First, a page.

Tips from a researcher for successful implementation
Lots of things are implemented in organisations: new ways of working, knowledge and processes. New technologies and administrative systems. Both large and small initiatives that affect everything and nothing, everyone or just a few people. New research shows that the similarities are many, regardless of what has to be implemented in an organisation.
Ulrica von Thiele Schwarz, Certified Psychologist and Professor of Psychology at MDU, has researched the subject of implementation processes and has just published a book ”Implementeringsboken” (The Implementation Book) together with Henna Hasson, Professor of Implementation at the Karolinska Institute and Head of Operations of the Centrum för epidemiologi och samhällsmedicin, (The Centre for Epidemiology and Community Medicine), Region Stockholm. Ulrica says:
“Implementation is the process by which something new is introduced, disseminated, implemented and integrated into an organisation. The intention is to achieve some type of benefit.”
How does one achieve good results during implementation, how does the new create most benefit?
“By carefully considering whether what is to be implemented is really the best solution to an important problem, so that right from the start you actively decide that it is worth the hard work that is often required for the implementation to be successful. It is essential to translate abstract fluff into descriptions of what people should actually do differently and to work systematically but gradually to remove any obstacles in using it. Implementation is often laborious and the risk of failure is great. It requires a management system and knowledge to iron out any question marks,” says Ulrica.
How do you know if the new approach is really beneficial?
“By formulating what is meant by benefit at an early stage, finding out what the usage should look like in order for it to lead to the intended results and then carefully investigating whether it will be as intended or if adjustments are required.”
How does one get rid of the old - that which is no longer needed?
“The first step is that you must ask yourself what should be removed – this is often forgotten. Sometimes it can be easy to get rid of the old if it is replaced by something that makes life easier, more pleasant and a little better. At other times, it’s the de-implementation, i.e. the phasing out that causes a headache. Such as when the old is so dear, ingrained and safe," says Ulrica.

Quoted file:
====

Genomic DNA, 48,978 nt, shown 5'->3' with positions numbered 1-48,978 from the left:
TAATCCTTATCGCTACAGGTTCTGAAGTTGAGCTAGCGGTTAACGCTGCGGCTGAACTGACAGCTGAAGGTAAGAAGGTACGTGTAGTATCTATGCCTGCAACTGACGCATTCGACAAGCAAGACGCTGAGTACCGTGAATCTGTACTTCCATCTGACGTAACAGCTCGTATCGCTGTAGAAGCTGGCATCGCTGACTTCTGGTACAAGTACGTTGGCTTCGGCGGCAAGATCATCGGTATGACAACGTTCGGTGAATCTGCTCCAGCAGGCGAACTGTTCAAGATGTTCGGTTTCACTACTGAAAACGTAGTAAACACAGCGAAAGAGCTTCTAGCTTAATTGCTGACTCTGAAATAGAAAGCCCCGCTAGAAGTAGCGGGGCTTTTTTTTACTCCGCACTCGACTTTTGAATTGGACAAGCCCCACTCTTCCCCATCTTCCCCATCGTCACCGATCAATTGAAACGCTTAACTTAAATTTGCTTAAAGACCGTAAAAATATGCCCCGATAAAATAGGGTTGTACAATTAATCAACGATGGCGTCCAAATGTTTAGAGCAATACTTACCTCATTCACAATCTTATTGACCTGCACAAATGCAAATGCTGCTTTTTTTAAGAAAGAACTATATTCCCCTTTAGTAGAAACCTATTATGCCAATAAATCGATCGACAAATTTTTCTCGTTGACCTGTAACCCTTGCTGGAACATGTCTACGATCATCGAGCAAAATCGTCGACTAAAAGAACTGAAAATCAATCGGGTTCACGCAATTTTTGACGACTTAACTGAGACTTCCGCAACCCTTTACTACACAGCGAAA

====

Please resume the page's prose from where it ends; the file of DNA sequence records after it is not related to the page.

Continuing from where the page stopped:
How can the new be integrated into that which is already happening?
“Again, the first step is to be really concrete with the new that it is possible to chisel out what is new or is partly new, and what may already exist and where an adjustment may be enough.”
How do you get those people on board who don't want to take on yet another change?
“First of all, it may be worth double-checking if there really is a lack of motivation and not another type of obstacle such as the users not knowing what to do, or if it is too complicated or cumbersome to do what is required. Then it is wise to remind yourself that not all changes are improvements – at least not for everyone – and then it’s too much to ask people that they should be overjoyed. It may also be comforting that not everyone has to work at same pace all the time. Let those who are curious run ahead and let the Ferdinand bulls peek around the corner, to eventually be convinced by what they see.”
What similarities are there between the implementation process of, for example, a leadership model in the process industry and a new medical innovation in healthcare?
“Actually there are loads. Through our research, we have been struck by the similarities, no matter what is going to be implemented. The challenges, pitfalls and necessary measures are all very much the same. After all, implementation is basically about people. For organisations that want to bring in something new, it is important to find a balance between things being done equally and that there is room for variation and room for manoeuvre,” says Ulrica von Thiele Schwarz.
The researcher’s three pieces of advice for those who are going to conduct an improvement task which includes implementation:
- Create a team to focus on this. One person can’t conduct an entire implementation.
- People are logical. If they don't use the innovation, then they have good reasons for doing so. Find out what's causing the obstacle and think of it as your job to remove the obstacle.
- Plan just enough to then be able to test and learn.
The researcher's three pieces of advice to an organisation that is going to implement something:
- Carefully consider whether that which is to be implemented is really the best solution to an important problem – and if not, refrain from implementation.
- Be prepared to wait and persevere – implementation is a process, not an event.
- Base the implementation on the users’ perspective in all the planning.